U.S. Stocks and Other Stock Markets

As I mentioned earlier, the U.S. economy is probably the most important economy in the world (because it’s the largest!). Many companies (stocks) around the world export their products to American consumers. So if foreign stock markets fall, the U.S. stock market often won’t if the U.S. economy is humming along nicely (a good example is the European market crash in 2012 when U.S. stocks held steady).

But if the U.S. stock market crashes, everything around the world crashes as well.

Editor’s Questions: Besides U.S. stocks, what other investments do you hold? Do you consider things like protecting yourself against inflation when making an investment?

About the Author: Thanks for reading everyone! I blog at Ghost For Beginners (click here to see my site). However, it isn’t about investing or trading – just a blogging platform (something similar to WordPress). I might set up a trading blog someday, but at the moment, I’m way too busy. Cheers!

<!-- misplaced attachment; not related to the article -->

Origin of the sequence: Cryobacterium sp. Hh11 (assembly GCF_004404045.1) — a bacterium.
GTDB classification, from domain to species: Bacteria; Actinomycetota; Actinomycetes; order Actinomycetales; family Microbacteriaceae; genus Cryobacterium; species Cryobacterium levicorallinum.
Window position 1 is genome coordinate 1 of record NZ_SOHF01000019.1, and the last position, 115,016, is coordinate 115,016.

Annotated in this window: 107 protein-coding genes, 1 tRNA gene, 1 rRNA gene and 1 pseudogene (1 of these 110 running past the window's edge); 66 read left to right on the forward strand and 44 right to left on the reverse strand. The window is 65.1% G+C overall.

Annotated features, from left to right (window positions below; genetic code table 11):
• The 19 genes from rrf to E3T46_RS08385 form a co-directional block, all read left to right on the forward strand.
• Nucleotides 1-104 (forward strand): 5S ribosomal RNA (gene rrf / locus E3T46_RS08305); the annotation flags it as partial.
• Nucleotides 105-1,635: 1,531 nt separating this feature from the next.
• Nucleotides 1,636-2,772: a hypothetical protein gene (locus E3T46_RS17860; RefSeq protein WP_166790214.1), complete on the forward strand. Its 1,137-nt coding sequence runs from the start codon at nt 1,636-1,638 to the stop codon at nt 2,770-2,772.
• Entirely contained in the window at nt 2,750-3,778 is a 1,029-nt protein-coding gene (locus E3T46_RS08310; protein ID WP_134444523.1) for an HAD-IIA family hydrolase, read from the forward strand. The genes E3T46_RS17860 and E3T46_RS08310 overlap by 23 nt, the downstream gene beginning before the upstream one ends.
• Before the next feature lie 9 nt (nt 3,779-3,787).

Image at FreeDigitalPhotos.net

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  1. @jeffersonseedebtrun:disqusactually, a lot of times earning reports don’t mean that much. there have been a lot of cases when earning reports missed expectations yet the stock soared (and vice versa)

  2. jefferson @seedebtrun says

    Yeah.. It’s smart to try to diversify investments as much as possible, even between domestic and international funds, for this very reason. It’s amazing how one bad income report from a key company can turn the entire market downwards…

  3. Nice article Troy, lots to chew on!

    FWIW, my philosophy is to diversify globally; allocating between the US, foreign (developed), and emerging markets. Very little in hedges with a preference of futures or gold over bonds. But if ya gotta be in bonds to feel safe, I’d say go US Treasuries. Why? Well to me, human nature usually plays out such that when folks get panicky about stocks (corporate equities) they also get panicky about corporate bonds. So they rush into the safety of Government bonds.